The Spike [or Victoria University College Review 1961]
A Problem of English Grammar
A Problem of English Grammar
In Sentences of the type 'Everyone is discontented with his (their?) lot in life', there is in many minds an uneasiness about the choice of pronoun. Those who deliberately attempt to speak well are perhaps even more uneasy about such sentences as 'If anyone has seen this missing person, will he (they?) report the fact to the police?' Their special uneasiness may arise from the close association of this type with the indefensible 'Anyone willing to give two hours to worthwhile work would they please give their names to Mr X' — which, by the way, is not a figment of my imagination, but has appeared in unambiguous writing on a public notice-board.
Leaving such horrors aside, one can still discern a problem, or rather several problems, which are usually waved aside with some curt statement of prescriptive grammar like 'Antecedents in the singular must be followed by pronouns in the singular'. Such curtailment of theoretical argument by a practical aphorism of dubious applicability could be paralleled in such other public discussions as that of the raising of Lake Manapouri; but the national character is too large a subject for a short contribution.
The aphorism in question here is dubious, of course, because it is by no means clear that everyone' is a singular. From the formal aspect there is certainly no doubt about it : both elements in the word are necessarily singular. But English is not among the languages in which form is syntactically decisive, as, for example, French is. In French one must say 'Les Châtiments sont . . .'; in English one says Departmental Ditties is . . .', looking beyond the formally plural words to the single book of which they are the title. Likewise it is a commonplace of English grammar — and one of which we are sometimes invited to be proud, as of a sign of robust commonsense — that collective nouns take a singular or a plural verb at choice. On the face of it there seems no reason why the same liberty may not be extended to what is virtually a collective pronoun.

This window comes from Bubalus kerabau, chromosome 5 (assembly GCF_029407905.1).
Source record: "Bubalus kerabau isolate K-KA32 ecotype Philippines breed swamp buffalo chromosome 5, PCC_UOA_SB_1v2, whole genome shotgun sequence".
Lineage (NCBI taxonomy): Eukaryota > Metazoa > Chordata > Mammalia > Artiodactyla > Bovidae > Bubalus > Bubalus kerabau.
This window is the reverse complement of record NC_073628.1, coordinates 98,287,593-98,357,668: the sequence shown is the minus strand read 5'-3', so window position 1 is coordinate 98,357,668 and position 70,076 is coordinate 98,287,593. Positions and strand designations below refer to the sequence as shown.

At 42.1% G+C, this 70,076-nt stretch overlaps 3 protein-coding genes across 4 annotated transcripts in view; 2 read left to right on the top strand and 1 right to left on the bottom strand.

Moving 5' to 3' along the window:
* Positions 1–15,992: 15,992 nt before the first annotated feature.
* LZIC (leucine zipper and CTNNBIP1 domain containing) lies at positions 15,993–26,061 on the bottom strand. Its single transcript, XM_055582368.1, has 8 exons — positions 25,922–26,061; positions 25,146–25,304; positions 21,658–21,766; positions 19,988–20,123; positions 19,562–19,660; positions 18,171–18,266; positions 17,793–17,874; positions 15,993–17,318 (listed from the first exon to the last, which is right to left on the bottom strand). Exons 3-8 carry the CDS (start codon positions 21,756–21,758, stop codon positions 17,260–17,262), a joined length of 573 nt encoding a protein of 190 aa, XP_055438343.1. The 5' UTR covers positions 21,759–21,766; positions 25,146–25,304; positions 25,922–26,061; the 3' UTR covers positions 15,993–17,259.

It is a liberty of which writers have apparently always availed themselves. The quotations under 'everyone' and everybody' in the Oed show a steady sprinkling of plural pronouns associated with the words, from 1530 to the present day. The usage is more frequent with 'everybody', doubtless because no distinction is made between cases where the one' of 'everyone' is emphatic and those where it is a true synonym of 'everybody'. The American grammarian G. O. Curme, while admitting that a plural pronoun may be justified by the plural sense of everyone', describes this usage as obsolete, while the Oed (under 'everyone') says it is sometimes unavoidable. It seems possible that the American attitude may have been affected by the more rigid syntax of other languages, in view of the influence that German syntax in particular has exerted on American English.
Those languages, however, do not face quite the same difficulties that arise in English if the plural pronoun is proscribed. In choosing a singular pronoun they certainly face a conflict of gender, but it is a conflict not unparalleled in their syntactical systems and provided for in their rules, which usually specify that precedence goes to the masculine. (E.g., Fr. 'Les cris, les prières, sont écoutés sans émotion.)page 27